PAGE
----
Is There Life Through The Looking-Glass? The Riddle Of Life’s Single-Handedness

The molecules that make up life may have arrived from space, and many are chiral. NASA / Jenny Mottar

It is thought that a small excess of L-amino acids was “rained” onto the ancient Earth by meteorite bombardment, and scientists have found that a small excess of L-amino acids can catalyse formation of small excesses of D-nucleotide precursors. This, we proposed, led to a marginal excess of D-polynucleotides over L-polynucleotides, and a bias to D-chains of longer mean length than L-chains in the RNA world.

In the primordial soup, local excesses of one or other hydrogen peroxide enantiomer would have occurred. Specific interactions with polynucleotides destabilise the shorter L-chains more than the longer, more robust, D-chains.

With a greater fraction of L-chains over D-chains destabilised, hydrogen peroxide can then “go in for the kill”, with one enantiomer (let us say M) preferentially oxidising L-chains.

But could there be mirror-image life made of L-nucleic acids elsewhere in the universe? Shutterstock

Overall, this process works in favour of increasing the fraction and average length of D-chains at the expense of L-species.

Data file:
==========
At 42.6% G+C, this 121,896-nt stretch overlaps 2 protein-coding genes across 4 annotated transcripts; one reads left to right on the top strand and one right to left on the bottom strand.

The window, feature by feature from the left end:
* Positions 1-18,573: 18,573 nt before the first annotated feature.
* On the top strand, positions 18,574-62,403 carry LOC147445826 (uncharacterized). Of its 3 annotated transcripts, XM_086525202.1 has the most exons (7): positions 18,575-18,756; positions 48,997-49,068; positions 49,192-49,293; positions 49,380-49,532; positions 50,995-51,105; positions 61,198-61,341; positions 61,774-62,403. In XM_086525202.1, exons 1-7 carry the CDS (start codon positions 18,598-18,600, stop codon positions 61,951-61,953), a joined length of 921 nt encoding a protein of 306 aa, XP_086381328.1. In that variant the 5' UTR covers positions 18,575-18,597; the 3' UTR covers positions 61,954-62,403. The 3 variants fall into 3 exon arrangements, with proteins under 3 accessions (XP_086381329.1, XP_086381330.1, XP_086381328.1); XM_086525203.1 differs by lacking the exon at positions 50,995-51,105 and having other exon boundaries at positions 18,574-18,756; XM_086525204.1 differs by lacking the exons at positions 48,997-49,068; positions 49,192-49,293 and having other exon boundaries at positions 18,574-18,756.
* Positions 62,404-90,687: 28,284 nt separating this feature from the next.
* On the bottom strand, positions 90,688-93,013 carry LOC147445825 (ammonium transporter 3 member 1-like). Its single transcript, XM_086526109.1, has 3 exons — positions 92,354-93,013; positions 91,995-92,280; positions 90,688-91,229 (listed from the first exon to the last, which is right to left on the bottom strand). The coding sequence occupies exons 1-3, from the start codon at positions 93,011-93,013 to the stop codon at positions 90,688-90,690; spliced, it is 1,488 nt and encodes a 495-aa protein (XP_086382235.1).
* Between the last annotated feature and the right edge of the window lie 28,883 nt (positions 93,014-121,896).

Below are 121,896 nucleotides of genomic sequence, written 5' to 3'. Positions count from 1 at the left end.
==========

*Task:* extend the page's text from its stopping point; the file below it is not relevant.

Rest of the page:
But the hydrogen peroxide itself remains a racemic mixture, on average, meaning that over time and space it has a balance of M and P enantiomers. So we have a subtle reinforcement effect: the fraction D/P increases while the fraction L/M decreases over time.

Thus, the emergence of homochirality in itself confers a significant advantage on replicating RNA species.

But could there be mirror-image life made of L-nucleic acids elsewhere in the universe?

Well, all I can say at this stage is that when one reflects on it (or attempts to, so to speak), in a sense we are all vampires, made of molecules that have no natural mirror images on this world, and forever searching the universe for our lost reflections.

Rowena Ball, Associate professor, Australian National University

This article was originally published on The Conversation. Read the original article.

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